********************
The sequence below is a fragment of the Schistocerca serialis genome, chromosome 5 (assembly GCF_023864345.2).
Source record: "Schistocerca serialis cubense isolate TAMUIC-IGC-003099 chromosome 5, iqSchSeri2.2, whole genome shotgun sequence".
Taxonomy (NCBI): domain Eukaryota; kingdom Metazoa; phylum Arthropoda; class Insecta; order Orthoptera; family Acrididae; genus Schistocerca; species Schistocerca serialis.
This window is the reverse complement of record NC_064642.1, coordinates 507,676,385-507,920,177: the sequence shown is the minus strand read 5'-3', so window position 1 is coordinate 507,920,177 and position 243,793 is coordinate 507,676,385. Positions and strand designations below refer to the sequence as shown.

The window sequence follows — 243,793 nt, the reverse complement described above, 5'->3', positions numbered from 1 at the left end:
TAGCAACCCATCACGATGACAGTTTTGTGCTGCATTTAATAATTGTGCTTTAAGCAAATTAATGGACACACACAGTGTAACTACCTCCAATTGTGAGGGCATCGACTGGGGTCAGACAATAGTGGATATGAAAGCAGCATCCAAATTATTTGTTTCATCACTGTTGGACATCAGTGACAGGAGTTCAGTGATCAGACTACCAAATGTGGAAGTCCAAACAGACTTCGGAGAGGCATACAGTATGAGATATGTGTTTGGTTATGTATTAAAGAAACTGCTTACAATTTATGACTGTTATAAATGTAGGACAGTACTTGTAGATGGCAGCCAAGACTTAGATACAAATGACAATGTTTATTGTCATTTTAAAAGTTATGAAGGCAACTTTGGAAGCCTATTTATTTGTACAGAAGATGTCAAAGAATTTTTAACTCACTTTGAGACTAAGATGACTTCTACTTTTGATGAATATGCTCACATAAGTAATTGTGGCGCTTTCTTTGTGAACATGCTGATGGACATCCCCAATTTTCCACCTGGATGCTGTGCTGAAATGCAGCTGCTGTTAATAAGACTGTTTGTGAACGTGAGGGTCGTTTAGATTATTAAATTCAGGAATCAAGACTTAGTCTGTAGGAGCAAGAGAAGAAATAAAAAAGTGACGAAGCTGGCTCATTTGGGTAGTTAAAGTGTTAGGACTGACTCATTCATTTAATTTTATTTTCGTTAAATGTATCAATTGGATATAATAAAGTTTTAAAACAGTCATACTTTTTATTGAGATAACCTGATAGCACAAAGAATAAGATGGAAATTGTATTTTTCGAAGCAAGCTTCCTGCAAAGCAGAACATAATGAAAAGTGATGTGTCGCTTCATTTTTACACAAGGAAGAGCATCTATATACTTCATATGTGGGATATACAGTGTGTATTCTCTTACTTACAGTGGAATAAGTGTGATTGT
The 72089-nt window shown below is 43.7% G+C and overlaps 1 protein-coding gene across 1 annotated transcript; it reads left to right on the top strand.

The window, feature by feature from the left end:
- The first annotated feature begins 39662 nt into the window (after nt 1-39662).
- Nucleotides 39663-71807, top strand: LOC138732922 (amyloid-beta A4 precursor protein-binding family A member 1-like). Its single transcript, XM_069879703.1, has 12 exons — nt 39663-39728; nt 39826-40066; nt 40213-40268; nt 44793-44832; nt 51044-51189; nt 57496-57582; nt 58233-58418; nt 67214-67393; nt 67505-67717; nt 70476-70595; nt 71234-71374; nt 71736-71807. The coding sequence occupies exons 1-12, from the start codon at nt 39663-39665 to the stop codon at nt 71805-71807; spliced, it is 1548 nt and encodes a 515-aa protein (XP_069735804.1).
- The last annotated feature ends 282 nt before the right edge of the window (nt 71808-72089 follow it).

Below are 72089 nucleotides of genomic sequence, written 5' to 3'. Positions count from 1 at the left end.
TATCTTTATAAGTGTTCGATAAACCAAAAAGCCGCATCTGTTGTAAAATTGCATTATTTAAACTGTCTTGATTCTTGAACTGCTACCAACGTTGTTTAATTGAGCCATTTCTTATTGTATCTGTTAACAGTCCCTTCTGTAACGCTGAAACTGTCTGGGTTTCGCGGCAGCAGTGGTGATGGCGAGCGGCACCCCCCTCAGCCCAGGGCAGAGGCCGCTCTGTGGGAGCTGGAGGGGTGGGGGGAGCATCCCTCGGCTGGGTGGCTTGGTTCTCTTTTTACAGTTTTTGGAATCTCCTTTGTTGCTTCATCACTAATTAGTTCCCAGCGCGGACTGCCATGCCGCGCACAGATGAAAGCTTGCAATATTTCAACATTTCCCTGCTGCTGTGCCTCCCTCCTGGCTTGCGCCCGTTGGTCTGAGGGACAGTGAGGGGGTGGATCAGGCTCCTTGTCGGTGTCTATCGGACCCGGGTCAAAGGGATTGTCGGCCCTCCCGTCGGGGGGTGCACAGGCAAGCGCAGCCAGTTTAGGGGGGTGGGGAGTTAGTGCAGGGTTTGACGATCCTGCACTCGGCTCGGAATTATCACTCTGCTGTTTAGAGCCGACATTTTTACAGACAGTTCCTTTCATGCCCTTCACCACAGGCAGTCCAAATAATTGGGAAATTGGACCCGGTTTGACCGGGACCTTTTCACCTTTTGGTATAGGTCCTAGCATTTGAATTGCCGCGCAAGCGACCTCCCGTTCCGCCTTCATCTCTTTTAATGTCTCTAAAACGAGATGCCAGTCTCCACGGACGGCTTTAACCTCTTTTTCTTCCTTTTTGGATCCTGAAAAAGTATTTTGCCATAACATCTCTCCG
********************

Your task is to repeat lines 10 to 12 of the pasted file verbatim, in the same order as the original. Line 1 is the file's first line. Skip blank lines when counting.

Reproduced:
- Nucleotides 39663-71807, top strand: LOC138732922 (amyloid-beta A4 precursor protein-binding family A member 1-like). Its single transcript, XM_069879703.1, has 12 exons — nt 39663-39728; nt 39826-40066; nt 40213-40268; nt 44793-44832; nt 51044-51189; nt 57496-57582; nt 58233-58418; nt 67214-67393; nt 67505-67717; nt 70476-70595; nt 71234-71374; nt 71736-71807. The coding sequence occupies exons 1-12, from the start codon at nt 39663-39665 to the stop codon at nt 71805-71807; spliced, it is 1548 nt and encodes a 515-aa protein (XP_069735804.1).
- The last annotated feature ends 282 nt before the right edge of the window (nt 71808-72089 follow it).

Below are 72089 nucleotides of genomic sequence, written 5' to 3'. Positions count from 1 at the left end.